The City of Buenos Aires’ Superior Tribunal of Justice (TSJ) – the highest court in the district – issued yesterday a regressive ruling for women and human rights: it dismissed a lower court ruling that declared that a protocol establishing restrictions to the necessary requisites to get a legal abortion in the City was unconstitutional.
The protocol was created by the city’s Health Minister Jorge Lemus in late 2012, back when President Mauricio Macri was mayor of Buenos Aires, and was a direct response to the landmark Supreme Court “FAL” ruling, which in March of that same year had set standards for the access to legal abortions, compelling the country’s 24 jurisdictions to abide by them.
Going against the ruling, this protocol determines that abortion in cases of rape have to be performed within a twelve-week threshold, as opposed to the FAL ruling, which did not establish a time limit. In the other reason for a non-punishable abortion – which has been considered a reason to allow abortions in Argentina since 1921, and that is if the pregnancy presents a danger to the mother’s life – the protocol also requires public hospital authorities to prove that the pregnancy that a mother intends to terminate would present a grave danger to the her life or health. Moreover, in cases when a mentally challenged person would require an abortion, the protocol says that the hospital would need proof of disability, something that goes against international treaties on the matter.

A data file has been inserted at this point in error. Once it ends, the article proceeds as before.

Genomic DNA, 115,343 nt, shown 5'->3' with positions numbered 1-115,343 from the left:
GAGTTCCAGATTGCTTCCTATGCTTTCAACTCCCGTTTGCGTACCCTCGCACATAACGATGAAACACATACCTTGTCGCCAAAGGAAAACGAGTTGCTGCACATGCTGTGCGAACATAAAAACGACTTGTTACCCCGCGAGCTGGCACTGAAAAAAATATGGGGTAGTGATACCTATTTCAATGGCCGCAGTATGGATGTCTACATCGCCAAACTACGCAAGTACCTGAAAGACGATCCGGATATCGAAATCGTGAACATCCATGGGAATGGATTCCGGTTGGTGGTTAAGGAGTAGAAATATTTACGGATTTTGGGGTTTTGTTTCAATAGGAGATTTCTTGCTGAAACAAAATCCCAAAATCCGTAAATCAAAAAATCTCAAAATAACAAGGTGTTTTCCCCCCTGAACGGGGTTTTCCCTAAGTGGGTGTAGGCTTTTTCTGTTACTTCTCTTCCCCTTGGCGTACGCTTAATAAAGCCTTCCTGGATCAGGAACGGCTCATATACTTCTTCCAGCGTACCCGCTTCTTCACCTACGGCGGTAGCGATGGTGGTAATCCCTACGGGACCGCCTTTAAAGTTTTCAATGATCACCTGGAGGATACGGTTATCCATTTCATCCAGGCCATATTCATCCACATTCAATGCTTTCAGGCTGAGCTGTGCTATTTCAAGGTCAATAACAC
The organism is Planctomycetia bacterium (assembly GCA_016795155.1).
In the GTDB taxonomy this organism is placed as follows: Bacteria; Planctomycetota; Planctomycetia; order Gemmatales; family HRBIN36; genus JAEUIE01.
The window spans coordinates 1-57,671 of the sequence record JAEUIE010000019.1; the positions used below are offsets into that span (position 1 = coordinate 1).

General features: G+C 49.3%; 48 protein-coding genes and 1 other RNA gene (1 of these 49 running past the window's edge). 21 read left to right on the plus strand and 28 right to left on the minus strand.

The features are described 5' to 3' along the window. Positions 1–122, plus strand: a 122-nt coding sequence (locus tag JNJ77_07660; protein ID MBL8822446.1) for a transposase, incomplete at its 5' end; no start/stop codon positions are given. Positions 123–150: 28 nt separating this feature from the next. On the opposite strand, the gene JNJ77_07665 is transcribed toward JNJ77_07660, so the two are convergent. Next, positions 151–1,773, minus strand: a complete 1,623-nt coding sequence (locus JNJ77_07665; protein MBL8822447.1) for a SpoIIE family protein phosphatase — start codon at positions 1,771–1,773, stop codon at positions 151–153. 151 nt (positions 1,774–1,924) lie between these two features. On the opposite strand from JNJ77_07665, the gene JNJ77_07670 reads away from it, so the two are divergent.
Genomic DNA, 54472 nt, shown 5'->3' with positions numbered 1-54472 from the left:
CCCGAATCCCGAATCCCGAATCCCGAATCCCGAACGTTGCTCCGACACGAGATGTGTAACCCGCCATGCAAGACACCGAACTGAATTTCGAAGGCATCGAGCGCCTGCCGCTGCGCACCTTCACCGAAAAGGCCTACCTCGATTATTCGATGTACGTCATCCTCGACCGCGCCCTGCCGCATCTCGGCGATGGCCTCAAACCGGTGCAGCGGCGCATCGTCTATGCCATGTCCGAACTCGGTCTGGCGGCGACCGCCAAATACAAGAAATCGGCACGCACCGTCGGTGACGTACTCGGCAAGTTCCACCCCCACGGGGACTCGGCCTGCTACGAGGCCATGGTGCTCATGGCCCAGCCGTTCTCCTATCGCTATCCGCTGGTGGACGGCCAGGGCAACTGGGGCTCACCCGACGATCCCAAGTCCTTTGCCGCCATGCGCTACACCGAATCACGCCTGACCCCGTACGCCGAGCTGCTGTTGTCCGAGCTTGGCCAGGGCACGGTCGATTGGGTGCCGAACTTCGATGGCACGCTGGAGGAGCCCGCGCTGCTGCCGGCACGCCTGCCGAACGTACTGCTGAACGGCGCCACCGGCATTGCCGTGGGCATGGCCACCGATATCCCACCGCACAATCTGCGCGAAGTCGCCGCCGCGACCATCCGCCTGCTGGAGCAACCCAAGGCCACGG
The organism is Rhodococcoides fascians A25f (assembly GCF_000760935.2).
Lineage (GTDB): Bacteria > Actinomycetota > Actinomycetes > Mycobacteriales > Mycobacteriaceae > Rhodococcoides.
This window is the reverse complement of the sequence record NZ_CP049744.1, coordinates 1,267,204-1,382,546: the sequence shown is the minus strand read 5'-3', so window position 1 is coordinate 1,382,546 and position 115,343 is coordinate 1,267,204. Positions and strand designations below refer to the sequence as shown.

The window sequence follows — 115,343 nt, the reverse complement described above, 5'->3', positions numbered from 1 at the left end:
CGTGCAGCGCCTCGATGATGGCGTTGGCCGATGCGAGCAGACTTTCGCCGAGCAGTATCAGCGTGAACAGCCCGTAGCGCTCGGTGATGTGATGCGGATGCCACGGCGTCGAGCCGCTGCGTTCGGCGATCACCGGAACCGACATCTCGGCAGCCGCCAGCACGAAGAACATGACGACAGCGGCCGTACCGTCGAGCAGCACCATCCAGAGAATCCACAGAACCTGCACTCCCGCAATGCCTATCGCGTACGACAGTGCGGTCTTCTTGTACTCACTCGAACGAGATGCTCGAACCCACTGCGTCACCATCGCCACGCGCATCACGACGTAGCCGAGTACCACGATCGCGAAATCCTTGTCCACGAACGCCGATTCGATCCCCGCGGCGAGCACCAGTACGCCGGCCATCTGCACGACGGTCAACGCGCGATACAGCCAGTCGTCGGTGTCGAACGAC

All cases would also require the intervention of an inter-disciplinary team at the hospital and the confirmation of their diagnosis by the institution’s highest authority. Minors would need their parents’ authorization. The Supreme Court, in contrast, only required people to sign an affidavit if they were to have an abortion as a result of a rape, and the authorization of a single professional when it represented a risk to life.
In September of 2012, the City Legislature passed a law whereby its public and private health system would abide by the “FAL” ruling. However, then-mayor Macri vetoed the law shortly after, thus enforcing the protocol. The decision led constitutional lawyer and then-lawmaker María Rachid to file an injunction, challenging Macri. A court then determined the veto was unconstitutional, but after an appeal from the government and with an Appeals Court, and now the City’s Supreme Court both overruling this decision, the protocol has been upheld.
On its recent ruling, the TSJ did not make reference to the protocol or its legality, but focused on a procedural aspect of the injunction. It determined that the ruling upholding its unconstitutionality was “poorly granted,” because the injunctions were abstract: that is, they were not filed as a result of a particular case in which a woman was prevented from accessing a non-punishable abortion as a result of the protocol’s restrictions. Without the possibility of reviewing a case, they could not declare its unconstitutionality.
Nonetheless, the TSJ ruling also indicates that “should a person’s right be in imminent and certain danger” as a result of the protocol, people can “appear before the judiciary to have them protected.” However, this means that women who conclude that there are real chances of not getting a non-punishable abortion due to the protocol’s restrictiveness would have to file respective injunctions, and wait for a court to conclude their rights are being violated in order to access the procedure.